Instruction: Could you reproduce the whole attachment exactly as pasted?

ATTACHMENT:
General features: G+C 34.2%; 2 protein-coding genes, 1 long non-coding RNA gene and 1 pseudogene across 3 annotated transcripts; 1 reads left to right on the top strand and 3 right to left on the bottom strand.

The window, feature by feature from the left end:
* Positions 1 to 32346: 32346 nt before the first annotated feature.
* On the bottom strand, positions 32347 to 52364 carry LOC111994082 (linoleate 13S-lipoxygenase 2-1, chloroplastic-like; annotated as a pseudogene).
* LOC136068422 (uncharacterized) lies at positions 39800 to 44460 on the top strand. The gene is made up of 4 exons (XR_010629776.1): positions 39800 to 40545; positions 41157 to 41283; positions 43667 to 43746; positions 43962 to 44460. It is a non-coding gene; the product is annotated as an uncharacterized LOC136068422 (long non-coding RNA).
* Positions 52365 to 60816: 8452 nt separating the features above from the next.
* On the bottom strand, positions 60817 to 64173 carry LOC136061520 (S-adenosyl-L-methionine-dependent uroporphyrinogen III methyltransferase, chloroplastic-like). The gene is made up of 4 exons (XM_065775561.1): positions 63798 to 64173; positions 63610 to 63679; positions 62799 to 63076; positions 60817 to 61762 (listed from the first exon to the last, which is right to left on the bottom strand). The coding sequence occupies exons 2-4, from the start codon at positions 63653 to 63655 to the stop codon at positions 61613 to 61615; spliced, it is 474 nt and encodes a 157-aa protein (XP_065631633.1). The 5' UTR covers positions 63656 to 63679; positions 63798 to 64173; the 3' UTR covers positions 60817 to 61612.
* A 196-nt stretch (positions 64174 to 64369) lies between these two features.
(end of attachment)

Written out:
General features: G+C 34.2%; 2 protein-coding genes, 1 long non-coding RNA gene and 1 pseudogene across 3 annotated transcripts; 1 reads left to right on the top strand and 3 right to left on the bottom strand.

The window, feature by feature from the left end:
* Positions 1 to 32346: 32346 nt before the first annotated feature.
* On the bottom strand, positions 32347 to 52364 carry LOC111994082 (linoleate 13S-lipoxygenase 2-1, chloroplastic-like; annotated as a pseudogene).
* LOC136068422 (uncharacterized) lies at positions 39800 to 44460 on the top strand. The gene is made up of 4 exons (XR_010629776.1): positions 39800 to 40545; positions 41157 to 41283; positions 43667 to 43746; positions 43962 to 44460. It is a non-coding gene; the product is annotated as an uncharacterized LOC136068422 (long non-coding RNA).
* Positions 52365 to 60816: 8452 nt separating the features above from the next.
* On the bottom strand, positions 60817 to 64173 carry LOC136061520 (S-adenosyl-L-methionine-dependent uroporphyrinogen III methyltransferase, chloroplastic-like). The gene is made up of 4 exons (XM_065775561.1): positions 63798 to 64173; positions 63610 to 63679; positions 62799 to 63076; positions 60817 to 61762 (listed from the first exon to the last, which is right to left on the bottom strand). The coding sequence occupies exons 2-4, from the start codon at positions 63653 to 63655 to the stop codon at positions 61613 to 61615; spliced, it is 474 nt and encodes a 157-aa protein (XP_065631633.1). The 5' UTR covers positions 63656 to 63679; positions 63798 to 64173; the 3' UTR covers positions 60817 to 61612.
* A 196-nt stretch (positions 64174 to 64369) lies between these two features.